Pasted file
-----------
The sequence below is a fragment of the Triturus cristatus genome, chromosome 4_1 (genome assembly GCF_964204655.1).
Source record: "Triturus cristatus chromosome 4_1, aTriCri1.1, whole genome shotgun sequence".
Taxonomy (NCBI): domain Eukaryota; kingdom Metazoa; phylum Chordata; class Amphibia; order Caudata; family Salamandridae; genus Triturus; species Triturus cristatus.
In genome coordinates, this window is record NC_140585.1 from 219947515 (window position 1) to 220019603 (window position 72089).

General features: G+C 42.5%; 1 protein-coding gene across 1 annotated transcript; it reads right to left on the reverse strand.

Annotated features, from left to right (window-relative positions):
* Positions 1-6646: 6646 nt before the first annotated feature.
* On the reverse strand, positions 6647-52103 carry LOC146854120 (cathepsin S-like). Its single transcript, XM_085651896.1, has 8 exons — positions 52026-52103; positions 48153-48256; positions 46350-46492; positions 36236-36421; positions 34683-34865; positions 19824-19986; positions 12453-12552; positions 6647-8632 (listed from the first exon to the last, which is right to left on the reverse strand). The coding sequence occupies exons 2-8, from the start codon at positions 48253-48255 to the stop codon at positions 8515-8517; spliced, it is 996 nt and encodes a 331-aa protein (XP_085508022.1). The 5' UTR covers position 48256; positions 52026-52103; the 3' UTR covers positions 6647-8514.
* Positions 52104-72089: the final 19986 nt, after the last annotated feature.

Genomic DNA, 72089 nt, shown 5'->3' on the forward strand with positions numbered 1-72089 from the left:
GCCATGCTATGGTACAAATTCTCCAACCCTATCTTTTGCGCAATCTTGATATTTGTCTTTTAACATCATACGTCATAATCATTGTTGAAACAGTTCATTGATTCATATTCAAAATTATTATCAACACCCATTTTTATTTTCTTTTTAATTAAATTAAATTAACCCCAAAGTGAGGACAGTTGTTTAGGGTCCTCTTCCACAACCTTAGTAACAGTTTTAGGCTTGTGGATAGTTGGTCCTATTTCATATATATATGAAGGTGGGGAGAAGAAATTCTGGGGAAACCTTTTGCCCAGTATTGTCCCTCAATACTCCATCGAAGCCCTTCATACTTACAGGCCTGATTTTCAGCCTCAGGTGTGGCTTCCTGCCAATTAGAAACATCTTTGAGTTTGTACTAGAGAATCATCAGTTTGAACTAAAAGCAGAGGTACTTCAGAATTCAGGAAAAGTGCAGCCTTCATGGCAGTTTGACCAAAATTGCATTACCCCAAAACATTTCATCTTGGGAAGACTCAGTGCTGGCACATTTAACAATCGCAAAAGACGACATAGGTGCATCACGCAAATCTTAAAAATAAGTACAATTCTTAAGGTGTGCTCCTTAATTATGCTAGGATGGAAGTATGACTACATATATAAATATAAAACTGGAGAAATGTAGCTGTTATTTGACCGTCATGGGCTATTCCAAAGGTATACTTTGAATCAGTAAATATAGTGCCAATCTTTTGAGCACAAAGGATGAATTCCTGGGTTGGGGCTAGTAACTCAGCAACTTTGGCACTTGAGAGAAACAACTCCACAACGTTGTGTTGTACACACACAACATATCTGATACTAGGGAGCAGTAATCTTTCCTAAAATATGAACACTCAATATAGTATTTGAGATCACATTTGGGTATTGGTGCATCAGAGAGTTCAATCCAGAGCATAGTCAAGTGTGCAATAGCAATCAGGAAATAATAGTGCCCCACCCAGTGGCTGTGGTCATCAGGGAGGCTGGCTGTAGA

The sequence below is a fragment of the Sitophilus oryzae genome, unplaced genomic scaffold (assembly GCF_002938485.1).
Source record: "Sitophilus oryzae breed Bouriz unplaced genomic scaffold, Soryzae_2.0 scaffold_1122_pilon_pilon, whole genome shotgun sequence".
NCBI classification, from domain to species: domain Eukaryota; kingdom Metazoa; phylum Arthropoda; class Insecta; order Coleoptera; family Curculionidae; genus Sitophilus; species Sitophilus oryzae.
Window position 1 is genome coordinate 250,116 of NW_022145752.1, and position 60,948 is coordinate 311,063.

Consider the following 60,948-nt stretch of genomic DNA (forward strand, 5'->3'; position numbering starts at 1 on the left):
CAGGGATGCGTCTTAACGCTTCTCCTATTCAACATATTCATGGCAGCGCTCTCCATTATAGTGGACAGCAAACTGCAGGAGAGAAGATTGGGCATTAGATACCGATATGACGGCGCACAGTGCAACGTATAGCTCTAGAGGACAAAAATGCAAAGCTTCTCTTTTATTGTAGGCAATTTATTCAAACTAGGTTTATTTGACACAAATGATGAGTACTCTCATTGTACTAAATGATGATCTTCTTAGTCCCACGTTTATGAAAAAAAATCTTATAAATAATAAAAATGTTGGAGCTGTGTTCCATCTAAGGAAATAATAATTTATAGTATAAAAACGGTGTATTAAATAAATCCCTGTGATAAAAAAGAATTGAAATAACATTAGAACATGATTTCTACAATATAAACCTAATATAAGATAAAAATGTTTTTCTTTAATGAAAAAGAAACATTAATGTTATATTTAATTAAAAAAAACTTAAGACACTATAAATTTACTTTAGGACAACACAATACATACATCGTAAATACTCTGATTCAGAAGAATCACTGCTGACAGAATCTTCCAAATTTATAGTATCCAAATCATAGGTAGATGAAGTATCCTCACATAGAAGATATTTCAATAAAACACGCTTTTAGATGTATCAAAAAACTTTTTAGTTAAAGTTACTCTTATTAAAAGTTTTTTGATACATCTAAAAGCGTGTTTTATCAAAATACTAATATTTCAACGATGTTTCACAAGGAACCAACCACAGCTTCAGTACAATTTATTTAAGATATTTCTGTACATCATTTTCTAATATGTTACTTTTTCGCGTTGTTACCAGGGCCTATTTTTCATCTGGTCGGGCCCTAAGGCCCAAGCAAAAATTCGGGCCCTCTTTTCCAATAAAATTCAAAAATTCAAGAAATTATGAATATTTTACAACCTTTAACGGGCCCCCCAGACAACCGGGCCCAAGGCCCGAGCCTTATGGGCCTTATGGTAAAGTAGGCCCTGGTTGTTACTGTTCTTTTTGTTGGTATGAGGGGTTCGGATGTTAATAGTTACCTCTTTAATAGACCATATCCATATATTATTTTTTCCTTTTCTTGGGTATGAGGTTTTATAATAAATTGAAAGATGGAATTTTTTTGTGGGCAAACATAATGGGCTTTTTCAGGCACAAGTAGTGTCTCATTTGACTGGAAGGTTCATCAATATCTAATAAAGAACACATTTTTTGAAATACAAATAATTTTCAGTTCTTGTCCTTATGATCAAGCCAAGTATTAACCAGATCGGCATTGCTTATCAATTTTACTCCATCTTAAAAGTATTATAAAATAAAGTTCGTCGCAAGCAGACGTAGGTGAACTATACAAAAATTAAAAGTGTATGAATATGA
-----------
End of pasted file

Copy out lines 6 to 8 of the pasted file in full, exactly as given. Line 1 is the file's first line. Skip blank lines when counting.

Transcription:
Annotated features, from left to right (window-relative positions):
* Positions 1-6646: 6646 nt before the first annotated feature.
* On the reverse strand, positions 6647-52103 carry LOC146854120 (cathepsin S-like). Its single transcript, XM_085651896.1, has 8 exons — positions 52026-52103; positions 48153-48256; positions 46350-46492; positions 36236-36421; positions 34683-34865; positions 19824-19986; positions 12453-12552; positions 6647-8632 (listed from the first exon to the last, which is right to left on the reverse strand). The coding sequence occupies exons 2-8, from the start codon at positions 48253-48255 to the stop codon at positions 8515-8517; spliced, it is 996 nt and encodes a 331-aa protein (XP_085508022.1). The 5' UTR covers position 48256; positions 52026-52103; the 3' UTR covers positions 6647-8514.